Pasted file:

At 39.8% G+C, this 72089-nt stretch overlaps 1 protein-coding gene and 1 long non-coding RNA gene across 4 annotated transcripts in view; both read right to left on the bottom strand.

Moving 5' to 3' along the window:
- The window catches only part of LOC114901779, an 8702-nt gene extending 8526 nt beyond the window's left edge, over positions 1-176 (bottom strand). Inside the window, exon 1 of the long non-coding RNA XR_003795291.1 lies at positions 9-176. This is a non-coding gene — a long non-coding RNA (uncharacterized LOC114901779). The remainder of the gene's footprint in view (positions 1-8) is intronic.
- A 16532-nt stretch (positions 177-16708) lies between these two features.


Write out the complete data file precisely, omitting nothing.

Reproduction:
At 39.8% G+C, this 72089-nt stretch overlaps 1 protein-coding gene and 1 long non-coding RNA gene across 4 annotated transcripts in view; both read right to left on the bottom strand.

Moving 5' to 3' along the window:
- The window catches only part of LOC114901779, an 8702-nt gene extending 8526 nt beyond the window's left edge, over positions 1-176 (bottom strand). Inside the window, exon 1 of the long non-coding RNA XR_003795291.1 lies at positions 9-176. This is a non-coding gene — a long non-coding RNA (uncharacterized LOC114901779). The remainder of the gene's footprint in view (positions 1-8) is intronic.
- A 16532-nt stretch (positions 177-16708) lies between these two features.